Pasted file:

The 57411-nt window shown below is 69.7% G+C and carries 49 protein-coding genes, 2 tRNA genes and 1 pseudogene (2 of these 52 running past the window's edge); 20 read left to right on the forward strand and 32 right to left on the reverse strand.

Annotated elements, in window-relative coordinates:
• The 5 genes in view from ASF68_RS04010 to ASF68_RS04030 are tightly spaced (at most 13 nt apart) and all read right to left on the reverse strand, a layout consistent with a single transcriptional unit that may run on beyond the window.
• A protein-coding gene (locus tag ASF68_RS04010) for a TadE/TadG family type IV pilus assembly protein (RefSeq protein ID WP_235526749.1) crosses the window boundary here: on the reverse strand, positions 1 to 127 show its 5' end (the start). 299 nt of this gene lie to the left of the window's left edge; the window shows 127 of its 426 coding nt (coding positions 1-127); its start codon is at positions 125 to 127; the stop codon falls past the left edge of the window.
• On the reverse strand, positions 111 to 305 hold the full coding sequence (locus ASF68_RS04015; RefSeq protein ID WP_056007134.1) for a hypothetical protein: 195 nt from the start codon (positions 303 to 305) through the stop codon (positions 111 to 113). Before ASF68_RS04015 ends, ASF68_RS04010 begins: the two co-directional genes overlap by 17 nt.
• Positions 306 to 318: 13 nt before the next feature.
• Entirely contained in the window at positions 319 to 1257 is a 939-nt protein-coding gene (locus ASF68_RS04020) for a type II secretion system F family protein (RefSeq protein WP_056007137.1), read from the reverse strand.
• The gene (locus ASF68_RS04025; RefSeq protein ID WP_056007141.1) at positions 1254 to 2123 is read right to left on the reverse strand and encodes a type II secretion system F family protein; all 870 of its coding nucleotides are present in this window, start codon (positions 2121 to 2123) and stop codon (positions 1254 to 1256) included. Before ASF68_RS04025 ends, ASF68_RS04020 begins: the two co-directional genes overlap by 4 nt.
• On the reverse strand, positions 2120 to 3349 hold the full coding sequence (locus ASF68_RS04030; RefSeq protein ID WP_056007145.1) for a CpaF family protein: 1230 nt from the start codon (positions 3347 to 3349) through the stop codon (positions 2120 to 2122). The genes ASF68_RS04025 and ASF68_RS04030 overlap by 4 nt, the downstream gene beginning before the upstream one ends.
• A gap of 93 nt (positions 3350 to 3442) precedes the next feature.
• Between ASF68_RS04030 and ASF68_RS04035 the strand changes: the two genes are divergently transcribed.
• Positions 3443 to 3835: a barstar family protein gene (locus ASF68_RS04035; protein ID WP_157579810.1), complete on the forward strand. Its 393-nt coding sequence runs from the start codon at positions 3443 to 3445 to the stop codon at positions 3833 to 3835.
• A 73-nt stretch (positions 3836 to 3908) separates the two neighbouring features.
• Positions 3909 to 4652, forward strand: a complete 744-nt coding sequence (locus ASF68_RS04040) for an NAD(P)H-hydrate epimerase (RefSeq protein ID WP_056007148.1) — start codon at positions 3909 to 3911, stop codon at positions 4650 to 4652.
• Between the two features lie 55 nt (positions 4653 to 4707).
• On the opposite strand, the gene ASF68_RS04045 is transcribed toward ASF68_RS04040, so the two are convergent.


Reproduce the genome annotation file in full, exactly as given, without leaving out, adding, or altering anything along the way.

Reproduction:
The 57411-nt window shown below is 69.7% G+C and carries 49 protein-coding genes, 2 tRNA genes and 1 pseudogene (2 of these 52 running past the window's edge); 20 read left to right on the forward strand and 32 right to left on the reverse strand.

Annotated elements, in window-relative coordinates:
• The 5 genes in view from ASF68_RS04010 to ASF68_RS04030 are tightly spaced (at most 13 nt apart) and all read right to left on the reverse strand, a layout consistent with a single transcriptional unit that may run on beyond the window.
• A protein-coding gene (locus tag ASF68_RS04010) for a TadE/TadG family type IV pilus assembly protein (RefSeq protein ID WP_235526749.1) crosses the window boundary here: on the reverse strand, positions 1 to 127 show its 5' end (the start). 299 nt of this gene lie to the left of the window's left edge; the window shows 127 of its 426 coding nt (coding positions 1-127); its start codon is at positions 125 to 127; the stop codon falls past the left edge of the window.
• On the reverse strand, positions 111 to 305 hold the full coding sequence (locus ASF68_RS04015; RefSeq protein ID WP_056007134.1) for a hypothetical protein: 195 nt from the start codon (positions 303 to 305) through the stop codon (positions 111 to 113). Before ASF68_RS04015 ends, ASF68_RS04010 begins: the two co-directional genes overlap by 17 nt.
• Positions 306 to 318: 13 nt before the next feature.
• Entirely contained in the window at positions 319 to 1257 is a 939-nt protein-coding gene (locus ASF68_RS04020) for a type II secretion system F family protein (RefSeq protein WP_056007137.1), read from the reverse strand.
• The gene (locus ASF68_RS04025; RefSeq protein ID WP_056007141.1) at positions 1254 to 2123 is read right to left on the reverse strand and encodes a type II secretion system F family protein; all 870 of its coding nucleotides are present in this window, start codon (positions 2121 to 2123) and stop codon (positions 1254 to 1256) included. Before ASF68_RS04025 ends, ASF68_RS04020 begins: the two co-directional genes overlap by 4 nt.
• On the reverse strand, positions 2120 to 3349 hold the full coding sequence (locus ASF68_RS04030; RefSeq protein ID WP_056007145.1) for a CpaF family protein: 1230 nt from the start codon (positions 3347 to 3349) through the stop codon (positions 2120 to 2122). The genes ASF68_RS04025 and ASF68_RS04030 overlap by 4 nt, the downstream gene beginning before the upstream one ends.
• A gap of 93 nt (positions 3350 to 3442) precedes the next feature.
• Between ASF68_RS04030 and ASF68_RS04035 the strand changes: the two genes are divergently transcribed.
• Positions 3443 to 3835: a barstar family protein gene (locus ASF68_RS04035; protein ID WP_157579810.1), complete on the forward strand. Its 393-nt coding sequence runs from the start codon at positions 3443 to 3445 to the stop codon at positions 3833 to 3835.
• A 73-nt stretch (positions 3836 to 3908) separates the two neighbouring features.
• Positions 3909 to 4652, forward strand: a complete 744-nt coding sequence (locus ASF68_RS04040) for an NAD(P)H-hydrate epimerase (RefSeq protein ID WP_056007148.1) — start codon at positions 3909 to 3911, stop codon at positions 4650 to 4652.
• Between the two features lie 55 nt (positions 4653 to 4707).
• On the opposite strand, the gene ASF68_RS04045 is transcribed toward ASF68_RS04040, so the two are convergent.